The explosive growth of single-cell transcriptomics (scRNA-seq) has transformed research on the regulation of cell differentiation, enabling an unprecedented reconstruction of cell lineages from which causal transcription factors (TFs) can be hypothesized. However, the bottleneck has now shifted to the validation of these hypotheses. Since most scRNA-seq studies are observational, with lineage-determining TFs predicted by correlational analyses, perturbational experiments are required to test these predictions and confirm causality. Yet such validations remain slow and expensive and are far outpaced by high-throughput scRNA-seq assays. To optimize limited experimental resources, computational approaches are needed to identify high-confidence scRNA-seq hypotheses and efficiently guide in vivo validations.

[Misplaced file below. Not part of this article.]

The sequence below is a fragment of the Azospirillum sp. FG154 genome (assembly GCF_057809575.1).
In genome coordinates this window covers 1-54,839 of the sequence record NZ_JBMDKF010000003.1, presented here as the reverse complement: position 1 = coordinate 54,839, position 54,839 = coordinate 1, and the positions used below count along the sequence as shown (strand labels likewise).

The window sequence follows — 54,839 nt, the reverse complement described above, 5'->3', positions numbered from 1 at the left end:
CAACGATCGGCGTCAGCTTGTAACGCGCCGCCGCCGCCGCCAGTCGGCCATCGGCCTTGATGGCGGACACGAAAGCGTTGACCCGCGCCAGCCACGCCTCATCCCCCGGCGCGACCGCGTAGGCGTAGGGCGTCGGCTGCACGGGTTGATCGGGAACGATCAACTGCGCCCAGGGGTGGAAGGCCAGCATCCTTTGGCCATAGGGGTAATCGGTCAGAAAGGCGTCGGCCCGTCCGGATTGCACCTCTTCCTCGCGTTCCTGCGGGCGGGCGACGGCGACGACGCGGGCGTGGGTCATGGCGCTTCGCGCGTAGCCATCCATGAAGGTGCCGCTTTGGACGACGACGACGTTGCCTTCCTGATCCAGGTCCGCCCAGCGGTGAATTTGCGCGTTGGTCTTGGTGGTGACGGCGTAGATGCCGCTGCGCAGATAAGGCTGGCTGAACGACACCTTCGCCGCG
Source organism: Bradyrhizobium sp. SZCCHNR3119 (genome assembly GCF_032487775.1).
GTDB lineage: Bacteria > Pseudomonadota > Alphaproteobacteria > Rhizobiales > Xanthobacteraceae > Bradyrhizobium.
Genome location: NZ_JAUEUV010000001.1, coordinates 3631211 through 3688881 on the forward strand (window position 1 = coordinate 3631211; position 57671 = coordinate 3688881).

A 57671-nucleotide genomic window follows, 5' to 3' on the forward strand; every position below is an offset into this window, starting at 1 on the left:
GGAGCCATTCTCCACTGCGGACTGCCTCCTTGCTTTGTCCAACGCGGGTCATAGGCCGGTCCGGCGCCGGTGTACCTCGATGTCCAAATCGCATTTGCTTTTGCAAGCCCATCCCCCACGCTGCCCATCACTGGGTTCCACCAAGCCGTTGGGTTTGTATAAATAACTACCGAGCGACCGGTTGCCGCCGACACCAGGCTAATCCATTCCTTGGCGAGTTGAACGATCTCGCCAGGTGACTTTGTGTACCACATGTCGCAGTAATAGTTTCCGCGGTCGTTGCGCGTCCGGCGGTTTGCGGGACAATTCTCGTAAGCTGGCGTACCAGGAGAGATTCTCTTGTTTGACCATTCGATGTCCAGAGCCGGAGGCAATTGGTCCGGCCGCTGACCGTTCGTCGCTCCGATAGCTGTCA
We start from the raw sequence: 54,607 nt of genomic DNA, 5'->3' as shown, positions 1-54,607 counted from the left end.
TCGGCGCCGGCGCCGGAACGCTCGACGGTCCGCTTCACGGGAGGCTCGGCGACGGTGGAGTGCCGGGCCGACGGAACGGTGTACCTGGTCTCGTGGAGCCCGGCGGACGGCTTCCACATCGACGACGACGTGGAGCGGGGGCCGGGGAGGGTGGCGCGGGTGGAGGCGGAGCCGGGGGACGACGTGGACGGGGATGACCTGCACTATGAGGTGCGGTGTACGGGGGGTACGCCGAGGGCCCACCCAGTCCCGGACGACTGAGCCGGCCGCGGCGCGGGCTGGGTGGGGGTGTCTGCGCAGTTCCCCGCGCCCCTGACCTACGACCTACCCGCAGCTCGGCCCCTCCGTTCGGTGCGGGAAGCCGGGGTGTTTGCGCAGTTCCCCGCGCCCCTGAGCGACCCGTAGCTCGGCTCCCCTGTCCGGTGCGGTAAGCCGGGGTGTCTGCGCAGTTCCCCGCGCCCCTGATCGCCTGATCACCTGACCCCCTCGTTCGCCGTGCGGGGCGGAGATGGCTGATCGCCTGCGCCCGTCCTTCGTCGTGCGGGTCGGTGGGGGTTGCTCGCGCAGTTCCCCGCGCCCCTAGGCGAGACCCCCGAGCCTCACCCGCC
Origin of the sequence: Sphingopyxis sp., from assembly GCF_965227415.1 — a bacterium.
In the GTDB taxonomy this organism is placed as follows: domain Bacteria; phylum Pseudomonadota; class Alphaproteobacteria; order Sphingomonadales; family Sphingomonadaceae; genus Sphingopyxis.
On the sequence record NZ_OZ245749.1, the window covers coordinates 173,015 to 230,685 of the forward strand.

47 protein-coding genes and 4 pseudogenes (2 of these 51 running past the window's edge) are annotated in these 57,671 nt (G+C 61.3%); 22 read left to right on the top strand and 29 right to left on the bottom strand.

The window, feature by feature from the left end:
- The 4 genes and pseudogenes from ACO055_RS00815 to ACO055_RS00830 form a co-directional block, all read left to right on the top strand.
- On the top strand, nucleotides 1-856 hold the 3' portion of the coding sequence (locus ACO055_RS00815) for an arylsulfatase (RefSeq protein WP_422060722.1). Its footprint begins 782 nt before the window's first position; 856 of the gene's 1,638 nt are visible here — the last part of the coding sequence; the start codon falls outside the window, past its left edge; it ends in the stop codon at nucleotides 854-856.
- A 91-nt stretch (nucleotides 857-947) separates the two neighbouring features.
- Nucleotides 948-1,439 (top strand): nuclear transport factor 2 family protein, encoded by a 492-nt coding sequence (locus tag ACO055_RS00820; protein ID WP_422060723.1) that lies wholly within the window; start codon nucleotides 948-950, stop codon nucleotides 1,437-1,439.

We present a hybrid computational-experimental method, Haystack, to identify TFs involved in differentiation from scRNA-seq datasets. TFs are computationally prioritized using an optimal transport formulation and then validated in an active learning framework that iteratively prunes validation targets. We offer Python code (below) for the computational shortlisting of TFs via optimal transport.
Haystack is described in the bioRxiv preprint, Optimal transport analysis of single-cell transcriptomics directs hypotheses prioritization and validation by Rohit Singh*, Joshua Li*, Sudhir Tattikota*, Yifang Liu, Jun Xu, Yanhui Hu, Norbert Perrimon, and Bonnie Berger.